Pedigrees
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Pedigrees. & Genetic Disorders. What is a Pedigree?. Show the genetic history of a family “ Genetic Family Tree “ Shows phenotypes one generation to the next Sometimes shows genotypes from one generation to the next;

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Pedigrees

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Pedigrees

Pedigrees

& Genetic Disorders


What is a pedigree

What is a Pedigree?

  • Show the genetic history

    of a family

  • “Genetic Family Tree“

  • Shows phenotypes one

    generation to the next

  • Sometimes shows

    genotypes from one

    generation to the next;

    and sometimes you can figure out the genotype based on your knowledge of inheritance


Pedigrees

The Weasley Family Tree

http://nd05.jxs.cz/776/087/f51a5cac71_86805403_o2.png


Pedigree example

Pedigree Example

FF= Free hanging ears

Ff= Free hanging ears

ff= Attached ears

  • each generation is represented using a Roman Numeral

  • circles are females, squares are males

  • a line connecting two shapes indicated a mating

  • shaded in areas indicate an individual affected by the trait

Ff

Ff

ff

Ff

FF

Ff

Ff

FF

Ff

FF

FF

ff

Ff


Pedigree example1

Pedigree Example

What do you see?


Who cares about pedigrees

Who cares about pedigrees?

  • Pedigrees tell the phenotypic/genotypic story:

    • Who bred with who? (i.e. Any new traits introduced?)

    • What was the relationship between relatives?

      (i.e. Third cousins once removed)

    • What traits were passed on? (i.e. Hanging ears or Sickle Cell Anemia)

  • So who would cares?


What is a genetic disorder

What is a genetic disorder?

  • A genetic disorder is a disease that is caused by an abnormality in an individual's DNA. Abnormalities can range from a small mutation in a single gene to the addition or subtraction of an entire chromosome or set of chromosomes.

    (The University of Utah, 2013)

Common Misconception Alert! Genetic disorders are all inherited.

– NOT TRUE!


Levels of genetic disorders

Levels of Genetic Disorders

  • Level 1: Single Gene Disorders

    • Mutation of a single gene cause protein to be altered or deleted

  • Level 2: Chromosome Abnormalities

    • Entire chromosomes or large segments are deleted, duplicated or altered

  • Level 3: Multifactorial Disorders

    • Mutations in multiple genes, often coupled with environmental factors

(The University of Utah, 2013)


Pedigrees

(The University of Utah, 2013)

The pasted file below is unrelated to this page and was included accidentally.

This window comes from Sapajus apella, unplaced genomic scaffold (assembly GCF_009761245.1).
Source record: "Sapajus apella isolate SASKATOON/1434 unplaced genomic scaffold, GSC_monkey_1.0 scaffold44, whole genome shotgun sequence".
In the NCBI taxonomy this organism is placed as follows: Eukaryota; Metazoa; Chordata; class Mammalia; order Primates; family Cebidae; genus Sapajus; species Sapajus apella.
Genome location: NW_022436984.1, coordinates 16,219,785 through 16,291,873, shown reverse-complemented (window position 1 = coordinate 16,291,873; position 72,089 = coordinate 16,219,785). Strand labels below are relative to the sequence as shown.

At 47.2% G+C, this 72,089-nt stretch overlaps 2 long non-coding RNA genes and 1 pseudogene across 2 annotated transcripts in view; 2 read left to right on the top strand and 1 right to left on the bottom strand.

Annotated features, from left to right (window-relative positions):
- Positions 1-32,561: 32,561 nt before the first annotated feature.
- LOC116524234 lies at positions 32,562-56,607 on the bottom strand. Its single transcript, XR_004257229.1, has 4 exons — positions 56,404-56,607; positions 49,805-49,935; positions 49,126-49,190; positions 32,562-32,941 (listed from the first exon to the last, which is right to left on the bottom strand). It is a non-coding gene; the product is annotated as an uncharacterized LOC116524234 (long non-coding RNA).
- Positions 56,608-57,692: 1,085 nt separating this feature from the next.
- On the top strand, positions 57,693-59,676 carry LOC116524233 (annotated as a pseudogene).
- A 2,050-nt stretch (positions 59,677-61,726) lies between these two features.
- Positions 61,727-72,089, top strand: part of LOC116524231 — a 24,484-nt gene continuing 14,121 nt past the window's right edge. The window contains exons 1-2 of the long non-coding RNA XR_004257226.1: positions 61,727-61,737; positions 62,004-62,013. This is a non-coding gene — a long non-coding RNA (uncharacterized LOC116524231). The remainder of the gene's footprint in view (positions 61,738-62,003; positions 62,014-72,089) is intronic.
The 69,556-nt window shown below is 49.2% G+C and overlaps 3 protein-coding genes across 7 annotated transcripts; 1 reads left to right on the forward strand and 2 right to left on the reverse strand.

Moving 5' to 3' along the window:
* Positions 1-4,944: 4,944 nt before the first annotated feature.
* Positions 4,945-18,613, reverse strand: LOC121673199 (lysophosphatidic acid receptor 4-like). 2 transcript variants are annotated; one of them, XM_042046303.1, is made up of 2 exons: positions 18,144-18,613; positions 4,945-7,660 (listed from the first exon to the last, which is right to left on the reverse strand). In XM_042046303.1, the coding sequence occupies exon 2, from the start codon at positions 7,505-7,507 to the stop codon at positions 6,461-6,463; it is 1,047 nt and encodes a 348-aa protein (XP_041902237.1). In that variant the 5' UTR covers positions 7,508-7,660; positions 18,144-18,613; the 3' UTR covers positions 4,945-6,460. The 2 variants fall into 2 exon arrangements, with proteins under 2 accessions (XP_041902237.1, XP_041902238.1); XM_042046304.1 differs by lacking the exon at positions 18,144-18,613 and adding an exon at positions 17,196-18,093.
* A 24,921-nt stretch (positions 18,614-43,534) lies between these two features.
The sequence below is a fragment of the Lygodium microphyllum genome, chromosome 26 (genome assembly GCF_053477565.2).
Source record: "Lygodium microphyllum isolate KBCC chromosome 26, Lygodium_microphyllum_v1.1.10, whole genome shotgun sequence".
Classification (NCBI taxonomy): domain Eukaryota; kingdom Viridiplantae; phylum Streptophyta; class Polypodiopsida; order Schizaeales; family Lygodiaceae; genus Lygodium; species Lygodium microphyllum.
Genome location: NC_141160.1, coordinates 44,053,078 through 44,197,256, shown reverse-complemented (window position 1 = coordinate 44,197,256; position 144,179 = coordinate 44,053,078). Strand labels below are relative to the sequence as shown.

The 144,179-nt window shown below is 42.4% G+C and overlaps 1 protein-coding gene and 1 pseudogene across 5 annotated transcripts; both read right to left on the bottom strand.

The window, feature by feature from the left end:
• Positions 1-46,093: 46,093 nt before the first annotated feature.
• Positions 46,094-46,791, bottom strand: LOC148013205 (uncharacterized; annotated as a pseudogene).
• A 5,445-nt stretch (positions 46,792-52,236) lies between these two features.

Factors of genetic disorders

Factors of Genetic Disorders

  • Stress

  • Diet

  • Physical/Mental Abuse

  • Drugs and Alcohol

  • Exposure to Radiation, Pathogens, Toxins and Chemicals

  • E.g. A person exposed to head injuries may be more likely to develop Alzheimer’s.

  • Family Medical History

    • 1st, 2nd and 3rd generation

    • Skipped Generations

    • Carriers

  • Autosomal Dominant/ Recessive

  • X-Linked Dominant/ Recessive

  • Mitochondrial (paternal mtDNA)

  • E.g. Huntington’s Disease is an AutosomalDominant disease, and thus every generations will be affected by it.

Environmental

Heredity


Common genetic disorders and their mutations

Common Genetic Disorders and Their Mutations

  • Down’s Syndrome: Trisomy 21

  • Klinefelter Syndrome: XXY

  • Turner Syndrome: XO

  • Fragile-X Syndrome: X-Linked Dominant ( FMR1)

  • Duchenne Muscular Dystrophy: X-Linked Recessive (DMD gene)

  • Huntington’s Disease: Autosomal Dominant (HTT gene)

  • Tay Sachs: Autosomal Recessive (HEXA gene)

  • Cystic Fibrosis: Autosomal Recessive (CFTR)

  • Sickle Cell:Autosomal Recessive (HBB gene)


Pedigrees

Royal Family Pedigree

(X-linked recessive)


Sickle cell

Sickle Cell

  • Autosomal Recessive

  • Blood Disorder

  • Some Symptoms: anemia, fever, chest pain, increased risk of infections, especially respiratory infections, death

  • http://www.youtube.com/watch?v=9AHFHleYwdU


Sickle cell and malaria

Sickle Cell and Malaria

  • Malaria:

    • Vector-borne disease, parasites are transmitted by mosquitoes through blood

    • Symptoms include fever, chills, flu-like illness, may cause death

    • In 2010 an estimated 216 million cases of malaria occurred worldwide and 655,000 people died, most (91%) in the African Region (CDC, 2010)

  • Sickle Cell

    • Carriers have increased resistance against malaria

    • 60% protection against overall mortality

    • http://www.youtube.com/watch?v=1fN7rOwDyMQ&playnext=1&list=PLD371690519F378F5&feature=results_main


Sickle cell anemia

Sickle Cell Anemia

= Unaffected Individuals

= Carriers of the disease

= Affected by the Disease


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